Apparently, the best way to make a series is to adapt it from a 2010 movie (Legion) that bombed critically. Syfy commissioned this series in an obvious hope to fill the void left by Battlestar Galactica and their multitude of Stargate series that have all ended over the last few years. The pilot runs for ninety minutes with little commercial interruption. It’s obvious a great deal of money and effort were placed into the CGI and set design — both Syfy and series developer Vaun Wilmott really want this series to land, but instead it falls to the earth with an incredible thud.

The world we’re given is a post-apocalyptic warzone, where angels and humans are at war. There are a few cities left — designated Green Zones that are walled off — where caste systems and arranged marriages are, for some reason, popular again. The city we see here is Vega, which is actually Las Vegas after it seemingly collided with Detroit. Thanks to the expository narration from Alan Dale, who plays General Edward Riesen, we get the basics: 25 years ago God gave up and disappeared. The angel Gabriel (Carl Beukes) blamed humanity for this, and with an army of other angels, razed the planet. Michael (Tom Wisdom) the archangel, however, led an army of his own to defend humanity, and at some point raised a child who will be the Chosen One who will be revealed through his awesome tattoos (they’re going for the millennial audience, after all).

The quarter century time jump is necessary for a jumping on point, but unfortunately leaves out some potentially interesting beats. How would atheists and members of other religions react to realizing the Judeo-Christian theology was the correct one? If God and his angels exist, doesn’t the Devil exist also? What does he have to say about all of this? Is he in support of Gabriel? Or Michael? Does he care? Do we?

That aside, the world that’s built in Dominion is questionable, but interesting in its melodrama. Alex (Christopher Egan), a lowly soldier and eventual Chosen One, is in love with the high-born Claire (Roxanne McKee), and they plan to run away together but she decides she can’t because she’s going to end up ruling Vega. The archangel Michael is still around, but he’s full of self-hate and doubt, which he deals with by having orgies (our hearts do so bleed for him). Anthony Head is the highlight of the series, playing the greasy David Whele with no subtlety whatsoever – but that’s the point. His American accent is distracting however, and at times I wondered if it was dubbed in later, but that could just be the fact I’m so used to him from Buffy The Vampire Slayer. While the personal struggles are well-worn tropes, it’s the setting that may yet help save the show. Though there are dozens of shows and films that depict a post-apocalyptic humanity, we’ve yet to see an angel civil war as the focal point. Wilmott and his writers have a bevy of religious texts to draw inspiration from, so this series could still make something of itself.

All things considered, Dominion isn’t a terrible show. It’s certainly not the worst thing on SyFy or on The CW (where this series could just as easily have ended up). It’s the lazy writing, overbearing exposition, inherent and unchecked flaws, and its apparent belief that all that can be overcome by sex appeal that makes it grating. Egan, McKee, Head and Langley Kirkwood do the best they can with what they’re given, but the dialogue is cheap and expository, and the motives the characters have are usually simple and trite.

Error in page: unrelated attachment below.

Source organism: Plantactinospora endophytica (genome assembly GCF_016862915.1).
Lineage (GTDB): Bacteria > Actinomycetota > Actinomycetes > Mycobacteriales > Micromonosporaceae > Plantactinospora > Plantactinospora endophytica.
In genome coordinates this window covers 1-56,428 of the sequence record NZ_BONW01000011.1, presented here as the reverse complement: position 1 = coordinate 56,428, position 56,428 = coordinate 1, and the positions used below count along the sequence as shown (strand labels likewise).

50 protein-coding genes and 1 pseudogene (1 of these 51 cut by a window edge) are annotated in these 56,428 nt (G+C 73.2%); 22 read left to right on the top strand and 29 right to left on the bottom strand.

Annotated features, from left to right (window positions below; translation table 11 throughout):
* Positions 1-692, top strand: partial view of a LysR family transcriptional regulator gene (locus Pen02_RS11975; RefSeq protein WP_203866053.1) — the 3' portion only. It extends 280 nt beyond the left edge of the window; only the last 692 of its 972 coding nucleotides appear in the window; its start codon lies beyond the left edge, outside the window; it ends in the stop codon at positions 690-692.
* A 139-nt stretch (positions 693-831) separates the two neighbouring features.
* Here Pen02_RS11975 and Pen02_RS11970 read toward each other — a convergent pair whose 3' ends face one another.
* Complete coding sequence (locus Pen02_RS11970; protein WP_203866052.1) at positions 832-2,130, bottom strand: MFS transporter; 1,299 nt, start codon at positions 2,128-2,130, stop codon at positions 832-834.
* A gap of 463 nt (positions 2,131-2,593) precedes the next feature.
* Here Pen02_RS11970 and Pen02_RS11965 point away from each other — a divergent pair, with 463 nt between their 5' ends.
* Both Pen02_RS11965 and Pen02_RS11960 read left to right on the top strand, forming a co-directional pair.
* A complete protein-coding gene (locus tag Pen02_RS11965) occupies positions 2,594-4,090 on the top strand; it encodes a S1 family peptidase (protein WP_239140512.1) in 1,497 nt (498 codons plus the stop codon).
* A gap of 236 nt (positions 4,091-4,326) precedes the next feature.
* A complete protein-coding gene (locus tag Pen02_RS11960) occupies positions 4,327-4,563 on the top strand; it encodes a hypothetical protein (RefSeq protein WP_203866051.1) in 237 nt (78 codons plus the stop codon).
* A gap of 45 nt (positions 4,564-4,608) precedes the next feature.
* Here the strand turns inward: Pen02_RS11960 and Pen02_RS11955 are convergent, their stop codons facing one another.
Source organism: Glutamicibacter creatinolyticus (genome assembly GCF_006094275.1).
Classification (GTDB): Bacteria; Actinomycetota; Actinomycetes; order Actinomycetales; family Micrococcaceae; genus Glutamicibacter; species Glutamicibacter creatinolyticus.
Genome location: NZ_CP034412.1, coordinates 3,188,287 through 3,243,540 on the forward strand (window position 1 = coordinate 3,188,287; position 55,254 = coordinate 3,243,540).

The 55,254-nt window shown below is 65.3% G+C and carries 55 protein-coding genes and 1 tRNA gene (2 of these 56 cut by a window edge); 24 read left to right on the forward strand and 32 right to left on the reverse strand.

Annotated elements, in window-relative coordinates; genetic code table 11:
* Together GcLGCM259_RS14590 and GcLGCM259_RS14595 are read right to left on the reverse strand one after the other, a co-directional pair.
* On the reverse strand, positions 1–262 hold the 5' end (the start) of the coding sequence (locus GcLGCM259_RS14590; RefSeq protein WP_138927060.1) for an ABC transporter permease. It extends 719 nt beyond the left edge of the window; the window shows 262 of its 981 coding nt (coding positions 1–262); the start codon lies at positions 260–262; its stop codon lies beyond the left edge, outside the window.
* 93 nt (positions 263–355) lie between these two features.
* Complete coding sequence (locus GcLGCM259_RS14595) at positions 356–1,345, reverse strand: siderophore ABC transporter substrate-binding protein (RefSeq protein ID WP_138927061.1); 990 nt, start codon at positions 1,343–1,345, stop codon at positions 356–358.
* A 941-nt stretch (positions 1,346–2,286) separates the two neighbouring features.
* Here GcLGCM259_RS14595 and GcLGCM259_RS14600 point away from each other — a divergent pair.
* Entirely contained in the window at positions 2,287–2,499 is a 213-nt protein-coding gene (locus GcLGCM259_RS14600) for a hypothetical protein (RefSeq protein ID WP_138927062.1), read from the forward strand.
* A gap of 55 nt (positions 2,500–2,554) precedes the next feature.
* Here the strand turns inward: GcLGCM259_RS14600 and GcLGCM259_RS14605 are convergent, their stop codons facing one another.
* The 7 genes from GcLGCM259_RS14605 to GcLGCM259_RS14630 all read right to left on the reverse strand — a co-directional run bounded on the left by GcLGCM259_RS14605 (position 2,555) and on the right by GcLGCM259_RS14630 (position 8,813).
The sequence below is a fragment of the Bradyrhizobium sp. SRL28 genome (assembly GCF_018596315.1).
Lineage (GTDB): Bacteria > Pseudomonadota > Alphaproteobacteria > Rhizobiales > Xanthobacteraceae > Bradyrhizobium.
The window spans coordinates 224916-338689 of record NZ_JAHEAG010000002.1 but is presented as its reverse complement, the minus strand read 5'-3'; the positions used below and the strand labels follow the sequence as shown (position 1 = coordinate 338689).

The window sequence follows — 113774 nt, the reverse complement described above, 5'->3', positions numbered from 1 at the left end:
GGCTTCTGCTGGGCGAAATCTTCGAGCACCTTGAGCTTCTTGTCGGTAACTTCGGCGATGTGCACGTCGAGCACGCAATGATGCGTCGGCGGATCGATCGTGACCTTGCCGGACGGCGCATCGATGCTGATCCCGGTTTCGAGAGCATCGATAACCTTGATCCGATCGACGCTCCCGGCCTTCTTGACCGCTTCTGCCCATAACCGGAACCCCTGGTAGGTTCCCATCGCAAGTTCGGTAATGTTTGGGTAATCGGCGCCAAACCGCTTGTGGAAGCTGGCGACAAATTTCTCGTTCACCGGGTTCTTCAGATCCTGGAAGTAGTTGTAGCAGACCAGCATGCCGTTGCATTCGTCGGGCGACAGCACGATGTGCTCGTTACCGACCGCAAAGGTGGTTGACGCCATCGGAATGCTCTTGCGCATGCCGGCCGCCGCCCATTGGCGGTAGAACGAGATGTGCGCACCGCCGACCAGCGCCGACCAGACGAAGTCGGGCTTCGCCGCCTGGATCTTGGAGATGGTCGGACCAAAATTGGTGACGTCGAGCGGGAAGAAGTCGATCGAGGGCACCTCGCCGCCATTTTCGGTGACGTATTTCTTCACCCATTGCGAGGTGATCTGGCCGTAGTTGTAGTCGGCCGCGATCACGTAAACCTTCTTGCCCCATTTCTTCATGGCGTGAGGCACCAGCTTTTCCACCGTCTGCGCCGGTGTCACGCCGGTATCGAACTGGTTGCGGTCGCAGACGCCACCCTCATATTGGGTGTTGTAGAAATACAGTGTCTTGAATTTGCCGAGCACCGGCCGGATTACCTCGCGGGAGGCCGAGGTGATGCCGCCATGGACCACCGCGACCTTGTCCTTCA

The world itself is beautifully rendered and it’s easy to tell the amount of passion that went in to the making of this. But, as attractive as the window dressing in this show is, no amount of well-built sets, CGI and scenes involving scantily clad Roxanne McKee, Shivani Ghai, and Rosalind Halstead can save it in the long-term. SyFy went as far as they could with the level of violence and nudity available to basic cable, and the writing sometimes manages to depict an interesting metaphysical mythology, as if attempting to channel the spirit Game of Thrones, but for its ninety-minute run-time, Dominion says very little.

One of the main problems is we’re not actually given a reason as to why any of this is happening. Why did Gabriel, in all of Creation, specifically see humanity as the reason for God’s disappearance? What would destroying humanity do at this point? How do our weapons kill angels? How/why is Alex the Chosen One? If a Chosen One was foretold, doesn’t that mean god’s disappearance and the angel civil war was foretold hence the necessity for a Chosen One, and wouldn’t that mean this whole thing was something the entire angel army would know about ahead of time so they would have no reason to wonder why God disappeared; therefore rendering the entire war and the series itself moot?

The questions that surround this world might have been answered in the Legion film. However, if your story needs a supplemental story to explain its plot and fill in the plot holes, then it has failed on a critical level to do its job in creating a complete mosaic.

Pilots are tough; even the best of them hiccup. While this introduction was hardly positive, fans of the genre will likely give Dominion a few episodes to work itself out.

Dominion continues Thursday at 9 p.m. on Syfy.